Wednesday, January 9, 2013

Myth: There’s no way to eat sensibly during a Super Bowl party.

Answer: BUSTED!

According to Wikipedia, Super Bowl game day is the 2nd largest day for food consumption in the United States after Thanksgiving. Not exactly a recipe for making healthy food choices. Why do we eat so much on this day? It might be due to the kind of foods we traditionally make for this fun event – high fat and high calorie foods. It also may be because we are watching TV. ‘Mindless’ eating may lead you to eat more than you would if you weren’t watching TV.

Below are some tips to help you transform your Super Bowl party. Try this instead of that…

Hummus with pita chips and vegetables
Hummus with pita chips & veggies
  • Try baked chips instead of regular potato chips. Another idea is to take 100% whole wheat pita bread, cut it into triangles and bake in the oven to make your own healthy chips.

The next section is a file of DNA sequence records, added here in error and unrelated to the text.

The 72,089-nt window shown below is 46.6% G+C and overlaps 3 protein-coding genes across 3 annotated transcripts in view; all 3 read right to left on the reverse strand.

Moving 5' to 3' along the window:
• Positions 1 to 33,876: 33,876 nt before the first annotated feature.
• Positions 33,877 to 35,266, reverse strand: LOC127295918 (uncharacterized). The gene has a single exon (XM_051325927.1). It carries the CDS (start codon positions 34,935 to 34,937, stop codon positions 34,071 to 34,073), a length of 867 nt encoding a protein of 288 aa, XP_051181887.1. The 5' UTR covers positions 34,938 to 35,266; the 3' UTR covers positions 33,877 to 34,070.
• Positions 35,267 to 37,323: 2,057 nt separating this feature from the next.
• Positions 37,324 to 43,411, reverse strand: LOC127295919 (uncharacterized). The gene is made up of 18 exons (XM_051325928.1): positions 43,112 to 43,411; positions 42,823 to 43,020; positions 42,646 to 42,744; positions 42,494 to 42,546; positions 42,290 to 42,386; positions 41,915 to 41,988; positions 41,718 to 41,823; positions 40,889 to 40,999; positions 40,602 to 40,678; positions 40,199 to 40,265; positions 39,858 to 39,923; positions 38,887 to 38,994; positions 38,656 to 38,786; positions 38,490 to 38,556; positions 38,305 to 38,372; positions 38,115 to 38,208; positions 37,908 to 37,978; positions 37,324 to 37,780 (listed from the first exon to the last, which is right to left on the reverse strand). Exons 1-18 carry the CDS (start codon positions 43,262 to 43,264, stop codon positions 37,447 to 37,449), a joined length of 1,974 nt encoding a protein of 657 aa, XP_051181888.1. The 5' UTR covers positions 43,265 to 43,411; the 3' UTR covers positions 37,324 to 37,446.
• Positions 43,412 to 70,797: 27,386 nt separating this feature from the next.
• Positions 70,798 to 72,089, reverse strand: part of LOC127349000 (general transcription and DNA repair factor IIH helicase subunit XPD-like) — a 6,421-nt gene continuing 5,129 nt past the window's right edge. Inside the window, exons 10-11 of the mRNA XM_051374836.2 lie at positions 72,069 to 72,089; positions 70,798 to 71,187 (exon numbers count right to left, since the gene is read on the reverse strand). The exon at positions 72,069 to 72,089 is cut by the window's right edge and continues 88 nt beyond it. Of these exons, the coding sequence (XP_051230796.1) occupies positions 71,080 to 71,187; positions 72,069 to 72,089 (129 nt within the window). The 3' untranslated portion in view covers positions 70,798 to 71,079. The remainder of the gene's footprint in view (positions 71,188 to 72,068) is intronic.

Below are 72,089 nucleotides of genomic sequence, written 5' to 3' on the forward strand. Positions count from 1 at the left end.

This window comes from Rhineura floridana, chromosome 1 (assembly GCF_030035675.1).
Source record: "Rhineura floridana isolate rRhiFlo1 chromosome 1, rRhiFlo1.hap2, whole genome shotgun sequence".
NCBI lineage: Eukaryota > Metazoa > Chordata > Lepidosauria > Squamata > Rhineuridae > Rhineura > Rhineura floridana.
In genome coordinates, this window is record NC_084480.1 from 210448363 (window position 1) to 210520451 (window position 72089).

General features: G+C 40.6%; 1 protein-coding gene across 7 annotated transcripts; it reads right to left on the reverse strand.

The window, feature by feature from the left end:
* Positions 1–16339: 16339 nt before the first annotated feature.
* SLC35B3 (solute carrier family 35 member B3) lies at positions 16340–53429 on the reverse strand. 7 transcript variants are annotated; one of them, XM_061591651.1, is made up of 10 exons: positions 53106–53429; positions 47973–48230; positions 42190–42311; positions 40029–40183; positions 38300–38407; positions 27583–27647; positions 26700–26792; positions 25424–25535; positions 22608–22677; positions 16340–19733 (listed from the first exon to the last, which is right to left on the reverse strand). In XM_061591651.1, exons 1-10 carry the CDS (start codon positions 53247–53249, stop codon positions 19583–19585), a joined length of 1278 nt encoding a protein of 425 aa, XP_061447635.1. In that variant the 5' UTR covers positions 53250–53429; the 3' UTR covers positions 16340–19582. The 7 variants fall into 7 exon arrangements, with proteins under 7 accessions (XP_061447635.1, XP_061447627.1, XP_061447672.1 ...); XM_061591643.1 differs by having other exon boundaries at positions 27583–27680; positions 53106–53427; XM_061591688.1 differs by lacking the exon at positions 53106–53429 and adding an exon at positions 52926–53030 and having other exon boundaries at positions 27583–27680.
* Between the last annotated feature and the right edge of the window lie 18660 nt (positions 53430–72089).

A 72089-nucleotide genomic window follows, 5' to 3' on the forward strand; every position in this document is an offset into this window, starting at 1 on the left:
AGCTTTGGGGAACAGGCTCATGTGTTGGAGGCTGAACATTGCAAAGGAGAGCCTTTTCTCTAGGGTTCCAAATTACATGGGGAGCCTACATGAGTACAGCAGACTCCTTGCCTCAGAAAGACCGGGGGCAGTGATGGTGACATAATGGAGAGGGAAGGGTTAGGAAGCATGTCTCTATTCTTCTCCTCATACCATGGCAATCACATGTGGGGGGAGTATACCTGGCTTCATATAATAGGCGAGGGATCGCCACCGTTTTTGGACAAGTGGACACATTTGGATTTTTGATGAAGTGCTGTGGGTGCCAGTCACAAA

• Ditch the chips and cut up fresh veggies with dip. Or try this Avocado and Tomatillo Dip
  • Instead of high-fat dip for your baked chips or fresh veggies serve hummus or salsa.

How you eat also influences how much you eat. Try these tips to change your food environment on game day:

  • Keep food packages and platters in the kitchen. You’ll need to get up from your comfortable seat and get more food when you’re hungry. If the food is right in front of you, you’re more likely to eat it.
  • Think about portions for food. Take your foot-long sub and cut it into smaller portions. Serve yourself one portion and bring it back to your seat. Want more? You’ll need to get up and get another portion from the kitchen if you’re still hungry.
  • Think about portions for snacks. Keep bowls of chips or other snack foods in the kitchen. Serve yourself a small amount. Then go back to the TV. You’ll have to get up and get more from the kitchen when you’re ready for more.

Go to for more information about how to make healthy food choices and become more active.

Contributor: Ellen Schuster, M.S., R.D., Associate State Specialist, University of Missouri Extension,, 573-882-1933

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